Custer's farewell to his troops
Broadside Printing of George Armstrong Custer's Announcement of
the Surrender of General Lee at Appomattox and Farewell to His
Troops. Single sheet, 5" x 8", Headquarters Third Cavalry
Division, Appomattox Court House, Virginia; dated April 9, 1865
(printed circa April 15, 1865). A rare printing of Custer's
letter to the soldiers of the Third Cavalry Division informing them
of the surrender of Confederate General Robert E. Lee's Army and
thanking them for their outstanding service, courage, and
accomplishments during the Civil War. Custer signed the letter as
"Brevet Major General Commanding".
"With profound gratitude toward the God of battles, by whose blessings our enemies have been humbled and our arms rendered triumphant, your commanding General avails himself of this first opportunity to express to you his admiration of the heroic manner in which you have passed through the series of battles which to-day resulted in the surrender of the enemy's entire army....Let us hope that our work is done, and that, blessed with the comforts of peace, we may be permitted to enjoy the pleasures of home and friends. For our comrades who have fallen, let us ever cherish a grateful remembrance. To the wounded, and those who languish in Southern prisons, let out heartfelt sympathy be tendered.
And now, speaking for myself alone, when the war is ended and the task of the historian begins-when those deeds of daring, which have rendered the name and fame of the Third Cavalry Division imperishable, are inscribed upon the bright pages our country's history, I only ask that my name may be written as that of the Commander of the Third Cavalry Division."
Custer (1839-1876) was at Appomattox when General Lee surrendered to Union General Ulysses S. Grant. After his lines were broken, Lee retreated to Appomattox Court House, pursued by the Union cavalry. Custer's Third Cavalry Division blocked Lee's retreat on its final day and received the first flag of truce from the Confederate force. The table upon which Lee's surrender was signed was presented to Custer as a gift for his wife by General Philip Sheridan, who included a note to her praising Custer's gallantry.
This is one of possibly two rare printed versions of the broadside known to exist. There is another version that was printed by Gustavus A. Sykes in Petersburg, Virginia; it is not known who printed this version presented here. This broadside probably was printed either on April 9, 1865 or very soon thereafter. This version was probably issued to be circulated to the troops soon after General Lee's surrender at Appomattox. The copy offered here originates in the papers of Wilmon W. Blackmar, who wrote on the back of the document "What we have been doing." He has also made some annotations adding his initials, "W.W.B." in the top margin on the front. Other lots of Blackmar's papers are offered in this auction as lots 47031-47034.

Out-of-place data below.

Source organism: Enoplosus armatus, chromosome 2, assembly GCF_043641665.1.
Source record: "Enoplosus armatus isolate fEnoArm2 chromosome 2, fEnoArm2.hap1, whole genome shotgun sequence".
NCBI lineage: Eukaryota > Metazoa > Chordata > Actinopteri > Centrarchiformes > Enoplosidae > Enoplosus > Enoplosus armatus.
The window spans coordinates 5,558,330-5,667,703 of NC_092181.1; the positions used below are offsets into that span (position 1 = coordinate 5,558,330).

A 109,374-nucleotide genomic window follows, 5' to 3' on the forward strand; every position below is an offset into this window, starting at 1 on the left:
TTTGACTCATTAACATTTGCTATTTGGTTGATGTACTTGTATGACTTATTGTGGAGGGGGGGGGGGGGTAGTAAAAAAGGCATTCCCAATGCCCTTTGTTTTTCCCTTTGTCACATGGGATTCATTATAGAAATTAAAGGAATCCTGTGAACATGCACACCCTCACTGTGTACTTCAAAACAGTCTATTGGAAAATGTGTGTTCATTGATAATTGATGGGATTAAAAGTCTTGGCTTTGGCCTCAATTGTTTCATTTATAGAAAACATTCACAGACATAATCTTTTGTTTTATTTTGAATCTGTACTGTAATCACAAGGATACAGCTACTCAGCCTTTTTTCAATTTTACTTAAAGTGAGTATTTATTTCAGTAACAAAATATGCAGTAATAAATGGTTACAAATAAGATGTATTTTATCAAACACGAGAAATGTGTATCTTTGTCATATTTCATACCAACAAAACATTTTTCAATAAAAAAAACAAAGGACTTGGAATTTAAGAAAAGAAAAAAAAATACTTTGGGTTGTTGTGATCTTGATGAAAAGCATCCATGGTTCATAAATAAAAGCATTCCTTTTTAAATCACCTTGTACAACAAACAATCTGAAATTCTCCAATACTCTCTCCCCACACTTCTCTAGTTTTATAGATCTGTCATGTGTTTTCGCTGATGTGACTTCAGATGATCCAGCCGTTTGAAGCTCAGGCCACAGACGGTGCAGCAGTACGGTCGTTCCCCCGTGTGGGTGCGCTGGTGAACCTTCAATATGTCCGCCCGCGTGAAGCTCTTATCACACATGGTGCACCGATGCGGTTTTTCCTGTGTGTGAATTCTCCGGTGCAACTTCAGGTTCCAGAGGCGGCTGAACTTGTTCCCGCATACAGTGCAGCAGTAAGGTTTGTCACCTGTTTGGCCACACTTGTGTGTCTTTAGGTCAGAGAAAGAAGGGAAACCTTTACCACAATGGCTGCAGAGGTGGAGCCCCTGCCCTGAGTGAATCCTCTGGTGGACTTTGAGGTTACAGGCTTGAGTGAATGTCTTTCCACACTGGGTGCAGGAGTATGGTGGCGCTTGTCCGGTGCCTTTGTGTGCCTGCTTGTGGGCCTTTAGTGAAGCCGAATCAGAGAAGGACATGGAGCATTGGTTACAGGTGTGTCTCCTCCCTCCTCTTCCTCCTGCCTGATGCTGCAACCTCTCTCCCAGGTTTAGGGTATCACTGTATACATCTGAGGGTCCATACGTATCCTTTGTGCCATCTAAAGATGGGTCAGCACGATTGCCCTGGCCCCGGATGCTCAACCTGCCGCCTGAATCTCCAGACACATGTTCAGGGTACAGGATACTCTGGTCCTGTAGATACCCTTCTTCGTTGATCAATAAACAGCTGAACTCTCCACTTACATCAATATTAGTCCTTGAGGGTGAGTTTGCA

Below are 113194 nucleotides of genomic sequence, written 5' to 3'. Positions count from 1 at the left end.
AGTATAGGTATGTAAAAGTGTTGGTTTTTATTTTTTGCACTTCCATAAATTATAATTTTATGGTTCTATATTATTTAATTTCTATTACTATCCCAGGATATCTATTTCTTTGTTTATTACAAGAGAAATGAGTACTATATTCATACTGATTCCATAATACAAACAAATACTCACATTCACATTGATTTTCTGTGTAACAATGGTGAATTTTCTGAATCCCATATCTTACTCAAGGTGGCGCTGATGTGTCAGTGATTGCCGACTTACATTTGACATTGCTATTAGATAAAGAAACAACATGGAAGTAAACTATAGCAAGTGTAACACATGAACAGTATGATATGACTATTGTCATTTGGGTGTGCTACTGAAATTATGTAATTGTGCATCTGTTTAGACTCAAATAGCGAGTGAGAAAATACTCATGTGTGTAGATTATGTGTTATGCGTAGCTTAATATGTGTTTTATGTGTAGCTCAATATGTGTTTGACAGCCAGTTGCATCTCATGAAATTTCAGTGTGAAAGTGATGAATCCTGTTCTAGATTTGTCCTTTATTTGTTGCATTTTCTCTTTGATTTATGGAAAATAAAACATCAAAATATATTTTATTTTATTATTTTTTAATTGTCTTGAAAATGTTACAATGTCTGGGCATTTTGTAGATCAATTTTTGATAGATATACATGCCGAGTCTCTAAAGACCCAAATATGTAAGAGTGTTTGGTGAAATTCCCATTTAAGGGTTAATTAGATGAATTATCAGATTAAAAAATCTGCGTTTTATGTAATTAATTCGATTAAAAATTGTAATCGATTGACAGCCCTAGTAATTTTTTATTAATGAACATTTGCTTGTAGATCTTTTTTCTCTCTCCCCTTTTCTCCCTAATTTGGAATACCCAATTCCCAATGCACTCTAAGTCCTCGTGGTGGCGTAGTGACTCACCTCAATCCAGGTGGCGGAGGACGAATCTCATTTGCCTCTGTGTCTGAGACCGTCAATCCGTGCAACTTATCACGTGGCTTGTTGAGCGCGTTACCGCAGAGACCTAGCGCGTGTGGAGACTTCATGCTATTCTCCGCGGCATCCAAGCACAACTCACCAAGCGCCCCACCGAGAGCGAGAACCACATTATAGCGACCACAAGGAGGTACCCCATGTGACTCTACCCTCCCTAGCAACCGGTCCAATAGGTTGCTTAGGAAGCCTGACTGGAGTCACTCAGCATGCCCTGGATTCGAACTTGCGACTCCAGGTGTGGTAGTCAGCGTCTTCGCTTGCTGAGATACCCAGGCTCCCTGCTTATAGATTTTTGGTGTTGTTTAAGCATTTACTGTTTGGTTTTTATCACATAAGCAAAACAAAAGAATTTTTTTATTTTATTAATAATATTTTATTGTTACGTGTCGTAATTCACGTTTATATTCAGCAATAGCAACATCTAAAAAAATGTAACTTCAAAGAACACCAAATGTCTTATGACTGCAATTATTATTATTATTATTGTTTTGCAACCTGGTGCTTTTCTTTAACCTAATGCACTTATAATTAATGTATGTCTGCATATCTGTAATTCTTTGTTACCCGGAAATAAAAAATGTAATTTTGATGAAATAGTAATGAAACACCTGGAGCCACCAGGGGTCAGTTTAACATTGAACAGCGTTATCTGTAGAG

The 1st West Virginia Volunteer Calvary Regiment began fighting in Virginia's Shenandoah Valley during the last half of 1864-usually in a brigade as part of the 2nd Cavalry Division, Army of West Virginia. At the beginning of 1865, the regiment became part of the 3rd Brigade in Custer's Third Cavalry Division-which, along with another division was under the command of General Sheridan. After Sheridan's success in the Shenandoah Valley, he moved his two divisions eastward toward Petersburg, Virginia, and they played an important part in the Appomattox Campaign and the surrender Lee's Army of Northern Virginia.
Condition: The broadside is printed on thin paper, with two horizontal folds and slight wrinkles. On the bottom on the broadside there are five dots that appear to have been made by the tip of a pencil. There is writing in ink on the upper left hand corner and on the back, probably in the hand of Blackmar. Overall good.
Wilmon W. Blackmar (1841-1905) was born in Bristol, Pennsylvania. In August 1861, while attending Phillips Exeter Academy in New Hampshire, he returned home to Pennsylvania and enlisted in the 15th Pennsylvania Cavalry, participating in various engagements in the Western theater and with the Army of the Potomac, including the Battle of Antietam in 1862, and was subsequently promoted to corporal and then first lieutenant in charge of Company H of the 1st West Virginia Volunteer Cavalry. For his heroism at the Battle of Five Forks in Virginia on 1 April 1865, in which he formed a line and charged into the Confederate forces, causing them to disperse, Blackmar was promoted to the rank of captain by General Custer and subsequently awarded the Medal of Honor, the nation's highest and most prestigious personal military decoration bestowed to members of the U.S. military for acts of valor in service of their country. He later served as Provost Marshal and Assistant Adjutant General to Colonel Henry Capehart of General Custer's Third Division of General Philip Sheridan's Cavalry before Lee's surrender at Appomattox.
Buyer's Premium per Lot:
25% on the first $250,000 (minimum $49), plus 20% of any amount between $250,000 and $2,500,000, plus 12% of any amount over $2,500,000 per lot.